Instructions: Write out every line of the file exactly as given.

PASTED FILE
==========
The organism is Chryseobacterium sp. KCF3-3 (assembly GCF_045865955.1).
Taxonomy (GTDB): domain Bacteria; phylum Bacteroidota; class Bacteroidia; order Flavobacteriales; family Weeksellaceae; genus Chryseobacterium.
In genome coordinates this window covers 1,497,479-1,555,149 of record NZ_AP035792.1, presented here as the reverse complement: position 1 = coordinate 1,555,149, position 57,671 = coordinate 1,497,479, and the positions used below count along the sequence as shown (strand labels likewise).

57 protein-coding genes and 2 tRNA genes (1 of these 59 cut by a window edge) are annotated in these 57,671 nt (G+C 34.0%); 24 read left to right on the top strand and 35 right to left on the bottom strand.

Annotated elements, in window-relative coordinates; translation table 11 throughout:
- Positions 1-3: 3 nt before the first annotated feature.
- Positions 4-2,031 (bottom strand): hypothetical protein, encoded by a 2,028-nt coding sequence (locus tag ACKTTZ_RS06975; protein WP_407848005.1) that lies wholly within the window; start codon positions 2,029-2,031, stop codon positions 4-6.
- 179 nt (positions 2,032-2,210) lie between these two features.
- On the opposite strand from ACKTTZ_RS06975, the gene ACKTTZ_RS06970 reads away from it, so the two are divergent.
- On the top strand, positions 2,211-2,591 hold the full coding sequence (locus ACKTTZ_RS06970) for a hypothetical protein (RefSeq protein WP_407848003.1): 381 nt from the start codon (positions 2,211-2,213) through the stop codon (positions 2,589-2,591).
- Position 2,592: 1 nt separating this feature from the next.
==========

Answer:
The organism is Chryseobacterium sp. KCF3-3 (assembly GCF_045865955.1).
Taxonomy (GTDB): domain Bacteria; phylum Bacteroidota; class Bacteroidia; order Flavobacteriales; family Weeksellaceae; genus Chryseobacterium.
In genome coordinates this window covers 1,497,479-1,555,149 of record NZ_AP035792.1, presented here as the reverse complement: position 1 = coordinate 1,555,149, position 57,671 = coordinate 1,497,479, and the positions used below count along the sequence as shown (strand labels likewise).

57 protein-coding genes and 2 tRNA genes (1 of these 59 cut by a window edge) are annotated in these 57,671 nt (G+C 34.0%); 24 read left to right on the top strand and 35 right to left on the bottom strand.

Annotated elements, in window-relative coordinates; translation table 11 throughout:
- Positions 1-3: 3 nt before the first annotated feature.
- Positions 4-2,031 (bottom strand): hypothetical protein, encoded by a 2,028-nt coding sequence (locus tag ACKTTZ_RS06975; protein WP_407848005.1) that lies wholly within the window; start codon positions 2,029-2,031, stop codon positions 4-6.
- 179 nt (positions 2,032-2,210) lie between these two features.
- On the opposite strand from ACKTTZ_RS06975, the gene ACKTTZ_RS06970 reads away from it, so the two are divergent.
- On the top strand, positions 2,211-2,591 hold the full coding sequence (locus ACKTTZ_RS06970) for a hypothetical protein (RefSeq protein WP_407848003.1): 381 nt from the start codon (positions 2,211-2,213) through the stop codon (positions 2,589-2,591).
- Position 2,592: 1 nt separating this feature from the next.